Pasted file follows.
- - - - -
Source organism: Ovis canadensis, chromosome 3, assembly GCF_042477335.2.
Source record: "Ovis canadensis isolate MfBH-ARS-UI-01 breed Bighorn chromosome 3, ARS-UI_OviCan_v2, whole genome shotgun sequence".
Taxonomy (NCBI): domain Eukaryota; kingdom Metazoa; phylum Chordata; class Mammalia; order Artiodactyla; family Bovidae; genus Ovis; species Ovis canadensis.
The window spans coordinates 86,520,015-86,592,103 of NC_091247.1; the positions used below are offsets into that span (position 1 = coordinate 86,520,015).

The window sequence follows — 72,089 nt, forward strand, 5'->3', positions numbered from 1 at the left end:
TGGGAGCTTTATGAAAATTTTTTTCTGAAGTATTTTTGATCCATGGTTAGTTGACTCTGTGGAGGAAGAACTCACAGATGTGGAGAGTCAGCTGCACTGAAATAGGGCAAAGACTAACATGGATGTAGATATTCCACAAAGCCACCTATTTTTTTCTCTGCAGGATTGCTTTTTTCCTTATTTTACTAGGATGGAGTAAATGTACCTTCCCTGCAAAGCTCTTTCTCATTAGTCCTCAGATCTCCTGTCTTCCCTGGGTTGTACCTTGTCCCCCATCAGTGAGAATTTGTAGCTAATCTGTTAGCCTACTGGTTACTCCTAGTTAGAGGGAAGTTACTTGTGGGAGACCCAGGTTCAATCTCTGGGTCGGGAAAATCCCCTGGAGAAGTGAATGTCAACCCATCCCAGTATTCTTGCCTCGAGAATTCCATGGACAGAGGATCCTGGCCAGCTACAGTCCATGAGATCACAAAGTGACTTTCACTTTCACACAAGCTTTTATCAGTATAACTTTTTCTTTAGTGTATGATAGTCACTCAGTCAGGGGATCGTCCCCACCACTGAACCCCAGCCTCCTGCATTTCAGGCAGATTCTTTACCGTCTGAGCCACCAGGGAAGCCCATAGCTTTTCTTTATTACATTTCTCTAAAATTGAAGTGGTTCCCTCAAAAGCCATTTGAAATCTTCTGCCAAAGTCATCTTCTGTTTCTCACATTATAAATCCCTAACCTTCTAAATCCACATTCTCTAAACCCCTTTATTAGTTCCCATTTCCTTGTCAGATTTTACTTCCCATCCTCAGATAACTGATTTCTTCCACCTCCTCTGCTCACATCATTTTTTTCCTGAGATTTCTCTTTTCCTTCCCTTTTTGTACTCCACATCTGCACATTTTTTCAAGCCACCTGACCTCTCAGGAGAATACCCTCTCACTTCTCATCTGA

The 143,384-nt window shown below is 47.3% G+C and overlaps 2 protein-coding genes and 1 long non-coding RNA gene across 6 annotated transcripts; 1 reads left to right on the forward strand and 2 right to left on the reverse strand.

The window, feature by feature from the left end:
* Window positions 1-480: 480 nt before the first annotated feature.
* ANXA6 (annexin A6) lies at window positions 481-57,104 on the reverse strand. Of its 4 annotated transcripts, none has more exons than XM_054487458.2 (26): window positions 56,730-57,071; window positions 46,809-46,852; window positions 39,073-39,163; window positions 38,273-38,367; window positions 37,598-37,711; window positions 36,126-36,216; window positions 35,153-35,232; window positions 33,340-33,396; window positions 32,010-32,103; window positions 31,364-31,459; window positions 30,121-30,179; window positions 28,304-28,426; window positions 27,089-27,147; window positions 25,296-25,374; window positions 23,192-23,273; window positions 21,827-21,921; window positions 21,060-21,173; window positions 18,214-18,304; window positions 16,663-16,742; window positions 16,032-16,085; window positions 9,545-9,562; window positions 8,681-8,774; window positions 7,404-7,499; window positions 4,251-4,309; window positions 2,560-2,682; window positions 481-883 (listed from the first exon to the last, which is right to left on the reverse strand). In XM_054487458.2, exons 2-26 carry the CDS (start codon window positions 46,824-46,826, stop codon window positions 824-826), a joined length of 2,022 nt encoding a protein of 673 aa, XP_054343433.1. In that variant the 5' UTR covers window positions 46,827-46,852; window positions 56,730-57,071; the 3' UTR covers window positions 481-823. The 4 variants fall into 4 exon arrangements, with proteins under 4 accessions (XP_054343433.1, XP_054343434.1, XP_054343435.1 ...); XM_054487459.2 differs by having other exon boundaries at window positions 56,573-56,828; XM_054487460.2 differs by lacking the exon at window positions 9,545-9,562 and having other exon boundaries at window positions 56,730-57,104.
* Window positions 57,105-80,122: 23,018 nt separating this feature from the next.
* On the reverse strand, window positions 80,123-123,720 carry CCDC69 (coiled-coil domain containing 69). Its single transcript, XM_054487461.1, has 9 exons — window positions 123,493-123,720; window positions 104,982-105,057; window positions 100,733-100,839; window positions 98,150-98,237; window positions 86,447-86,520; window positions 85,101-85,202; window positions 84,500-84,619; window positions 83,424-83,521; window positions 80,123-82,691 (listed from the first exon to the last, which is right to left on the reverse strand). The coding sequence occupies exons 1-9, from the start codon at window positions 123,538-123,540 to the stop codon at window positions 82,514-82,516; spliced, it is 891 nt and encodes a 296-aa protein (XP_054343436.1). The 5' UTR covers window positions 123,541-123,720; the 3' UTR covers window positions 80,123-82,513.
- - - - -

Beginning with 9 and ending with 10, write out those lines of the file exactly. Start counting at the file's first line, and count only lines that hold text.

* Window positions 1-480: 480 nt before the first annotated feature.
* ANXA6 (annexin A6) lies at window positions 481-57,104 on the reverse strand. Of its 4 annotated transcripts, none has more exons than XM_054487458.2 (26): window positions 56,730-57,071; window positions 46,809-46,852; window positions 39,073-39,163; window positions 38,273-38,367; window positions 37,598-37,711; window positions 36,126-36,216; window positions 35,153-35,232; window positions 33,340-33,396; window positions 32,010-32,103; window positions 31,364-31,459; window positions 30,121-30,179; window positions 28,304-28,426; window positions 27,089-27,147; window positions 25,296-25,374; window positions 23,192-23,273; window positions 21,827-21,921; window positions 21,060-21,173; window positions 18,214-18,304; window positions 16,663-16,742; window positions 16,032-16,085; window positions 9,545-9,562; window positions 8,681-8,774; window positions 7,404-7,499; window positions 4,251-4,309; window positions 2,560-2,682; window positions 481-883 (listed from the first exon to the last, which is right to left on the reverse strand). In XM_054487458.2, exons 2-26 carry the CDS (start codon window positions 46,824-46,826, stop codon window positions 824-826), a joined length of 2,022 nt encoding a protein of 673 aa, XP_054343433.1. In that variant the 5' UTR covers window positions 46,827-46,852; window positions 56,730-57,071; the 3' UTR covers window positions 481-823. The 4 variants fall into 4 exon arrangements, with proteins under 4 accessions (XP_054343433.1, XP_054343434.1, XP_054343435.1 ...); XM_054487459.2 differs by having other exon boundaries at window positions 56,573-56,828; XM_054487460.2 differs by lacking the exon at window positions 9,545-9,562 and having other exon boundaries at window positions 56,730-57,104.